There is rarely a beginning and a clear-cut end like the more traditional models. I’m sure we’ll discover more tweaks we need to get our structure right, and that’s okay.

The point is change really is constant, and developing a model that works for your business is the best way you can manage the people-side of change and set everyone up for success.

As a leader, you can choose a model, or a mix of models like what we do at IMPACT, to help organize effective, lasting change in your organization.

By incorporating your team via the communication methods outlined above, you can empower and enable your team to take action — and have pride in the change they helped make.

Change isn’t easy and it isn’t going anywhere, but when you can figure out a model that works best for your company, you and your team have no limits. 

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Black Friday 2018 – everything you need to know to succeed this Black Friday

There is no bigger retail event in the year than Black Friday. It trumps all spring and summer sales, makes Christmas look tiny and is far superior to any January sale – it is simply the biggest and best event of the year.

Every year retailers try and top their competitors with a bigger and more creative offer, but you don’t need to create the most elaborate offer to triumph on Black Friday. All you need is for your offer to be seen by as many of your customers as possible – it really is that simple.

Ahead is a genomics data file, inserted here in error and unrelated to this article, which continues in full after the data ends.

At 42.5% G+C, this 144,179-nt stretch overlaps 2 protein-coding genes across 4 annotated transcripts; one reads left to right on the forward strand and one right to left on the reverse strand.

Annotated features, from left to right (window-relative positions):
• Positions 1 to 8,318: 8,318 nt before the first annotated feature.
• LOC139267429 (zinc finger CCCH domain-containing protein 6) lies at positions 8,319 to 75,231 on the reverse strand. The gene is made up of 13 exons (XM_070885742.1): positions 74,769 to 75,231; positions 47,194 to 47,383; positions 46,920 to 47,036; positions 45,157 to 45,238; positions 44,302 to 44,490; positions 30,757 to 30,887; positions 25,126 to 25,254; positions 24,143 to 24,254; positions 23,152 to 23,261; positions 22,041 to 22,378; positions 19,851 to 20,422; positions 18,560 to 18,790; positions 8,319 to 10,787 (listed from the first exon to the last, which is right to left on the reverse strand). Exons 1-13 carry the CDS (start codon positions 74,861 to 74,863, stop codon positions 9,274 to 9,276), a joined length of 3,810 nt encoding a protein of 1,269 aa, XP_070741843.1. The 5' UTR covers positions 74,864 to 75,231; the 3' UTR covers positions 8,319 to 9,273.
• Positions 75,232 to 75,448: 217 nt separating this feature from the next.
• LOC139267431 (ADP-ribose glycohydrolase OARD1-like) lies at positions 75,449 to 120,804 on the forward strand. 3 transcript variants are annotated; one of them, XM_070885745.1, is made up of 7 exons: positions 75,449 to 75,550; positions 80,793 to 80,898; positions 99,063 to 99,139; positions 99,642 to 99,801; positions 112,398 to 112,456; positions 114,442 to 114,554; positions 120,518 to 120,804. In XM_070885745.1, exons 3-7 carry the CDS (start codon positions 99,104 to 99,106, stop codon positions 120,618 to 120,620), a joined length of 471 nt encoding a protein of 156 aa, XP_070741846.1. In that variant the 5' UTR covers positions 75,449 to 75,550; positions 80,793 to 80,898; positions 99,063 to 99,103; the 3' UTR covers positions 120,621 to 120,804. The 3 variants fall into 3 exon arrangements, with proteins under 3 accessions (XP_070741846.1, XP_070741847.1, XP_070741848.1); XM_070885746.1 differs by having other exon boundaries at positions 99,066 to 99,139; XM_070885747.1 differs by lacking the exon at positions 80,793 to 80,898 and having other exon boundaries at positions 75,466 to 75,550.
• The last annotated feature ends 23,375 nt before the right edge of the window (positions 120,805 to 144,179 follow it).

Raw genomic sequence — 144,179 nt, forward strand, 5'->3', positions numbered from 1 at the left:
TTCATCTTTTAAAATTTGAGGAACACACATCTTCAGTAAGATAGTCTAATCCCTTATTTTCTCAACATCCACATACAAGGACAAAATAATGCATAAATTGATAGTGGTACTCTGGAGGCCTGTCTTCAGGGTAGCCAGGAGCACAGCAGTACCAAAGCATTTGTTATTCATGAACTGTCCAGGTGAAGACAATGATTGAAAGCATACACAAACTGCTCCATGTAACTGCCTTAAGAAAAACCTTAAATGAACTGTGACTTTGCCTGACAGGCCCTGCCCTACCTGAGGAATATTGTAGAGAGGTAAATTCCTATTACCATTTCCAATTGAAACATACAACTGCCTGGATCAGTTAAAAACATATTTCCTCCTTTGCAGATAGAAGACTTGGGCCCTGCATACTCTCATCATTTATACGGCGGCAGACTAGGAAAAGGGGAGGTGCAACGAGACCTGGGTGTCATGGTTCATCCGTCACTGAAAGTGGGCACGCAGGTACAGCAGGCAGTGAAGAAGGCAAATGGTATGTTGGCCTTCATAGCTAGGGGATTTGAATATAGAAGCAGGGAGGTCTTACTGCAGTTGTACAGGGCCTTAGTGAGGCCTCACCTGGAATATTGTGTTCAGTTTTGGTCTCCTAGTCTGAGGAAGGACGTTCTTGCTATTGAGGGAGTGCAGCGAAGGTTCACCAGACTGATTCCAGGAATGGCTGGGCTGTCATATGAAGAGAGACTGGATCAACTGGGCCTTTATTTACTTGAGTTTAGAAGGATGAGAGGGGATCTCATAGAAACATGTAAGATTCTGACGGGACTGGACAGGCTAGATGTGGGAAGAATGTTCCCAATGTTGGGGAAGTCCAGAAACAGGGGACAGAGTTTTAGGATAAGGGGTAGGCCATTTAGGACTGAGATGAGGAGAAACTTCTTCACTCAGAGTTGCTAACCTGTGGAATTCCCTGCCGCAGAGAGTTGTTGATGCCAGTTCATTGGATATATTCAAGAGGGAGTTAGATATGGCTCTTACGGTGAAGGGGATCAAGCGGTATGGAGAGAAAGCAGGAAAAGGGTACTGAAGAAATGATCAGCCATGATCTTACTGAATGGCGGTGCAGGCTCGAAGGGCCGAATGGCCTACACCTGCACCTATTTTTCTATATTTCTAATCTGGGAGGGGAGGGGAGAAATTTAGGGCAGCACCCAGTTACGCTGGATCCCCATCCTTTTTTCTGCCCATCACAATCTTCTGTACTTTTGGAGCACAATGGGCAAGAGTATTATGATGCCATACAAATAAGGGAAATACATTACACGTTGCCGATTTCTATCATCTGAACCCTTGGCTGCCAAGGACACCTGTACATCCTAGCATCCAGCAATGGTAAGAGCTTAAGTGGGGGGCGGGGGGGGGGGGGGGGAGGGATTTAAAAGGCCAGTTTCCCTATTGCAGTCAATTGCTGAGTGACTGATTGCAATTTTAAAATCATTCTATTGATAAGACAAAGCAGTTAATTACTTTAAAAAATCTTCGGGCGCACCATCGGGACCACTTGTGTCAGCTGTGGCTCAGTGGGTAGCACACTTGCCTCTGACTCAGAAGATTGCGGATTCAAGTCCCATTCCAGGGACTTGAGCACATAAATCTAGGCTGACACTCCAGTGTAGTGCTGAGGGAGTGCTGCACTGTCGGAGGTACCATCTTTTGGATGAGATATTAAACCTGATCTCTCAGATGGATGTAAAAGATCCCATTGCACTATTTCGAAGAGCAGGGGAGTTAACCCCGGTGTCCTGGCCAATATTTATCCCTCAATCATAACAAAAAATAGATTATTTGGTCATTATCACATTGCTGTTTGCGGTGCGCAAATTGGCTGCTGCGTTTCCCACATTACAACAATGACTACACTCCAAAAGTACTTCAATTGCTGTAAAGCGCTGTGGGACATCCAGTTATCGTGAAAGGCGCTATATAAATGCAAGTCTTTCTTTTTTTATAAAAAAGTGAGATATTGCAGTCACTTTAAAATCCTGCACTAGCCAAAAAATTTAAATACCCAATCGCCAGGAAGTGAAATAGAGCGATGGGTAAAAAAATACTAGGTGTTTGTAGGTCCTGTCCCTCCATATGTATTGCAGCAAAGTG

There is no point having the best offer if it is only going to be displayed on your website. You need to shout about it from the roof tops, promote it through multiple marketing channels, social media, email, in your shop, on the radio, on TV, but most importantly and by far the most effective, via SMS.

Not only do your customers want to receive offers from you via SMS, but SMS is the perfect way to get your message straight into your customers pocket, knowing that your text message, unlike email, will be read almost instantly with 90% of all text messages read within 3 minutes.

Even though SMS is such a powerful marketing tool, it can still go wrong, especially if you don’t send your message at the right time. Sending a text message to your customers at 9pm on Black Friday, even if it is a catchy message with an amazing offer, will get you very little response, by that time the majority of your customers have already seen other offers and have made their main Black Friday purchases.

It is vital you send your Black Friday campaign at the right time of day. To help you get the most out of SMS, we have put together a guide on the best time to send your Black Friday SMS campaigns, which you can read in full here.

Handy Black Friday tips
Copy Amazon – Well don’t just copy Amazon, but they do Black Friday very well every year. They have timed Black Friday deals and don’t just have one big offer, they break it down, adding a timer and unique offers to different products. This gives consumers a sense of urgency that the particular offer they are looking at, will soon end and never be shown again.

Remind customers – Remind customers that you have your sale is still on. First send all your customers an initial text message as soon as your Black Friday sale has started, then again on Black Friday itself and again the day before your deal finishes. By contacting customers at different times may promote them into a second or even third purchase, and for those who didn’t make a purchase, it will give them a gentle nudge of your amazing deals.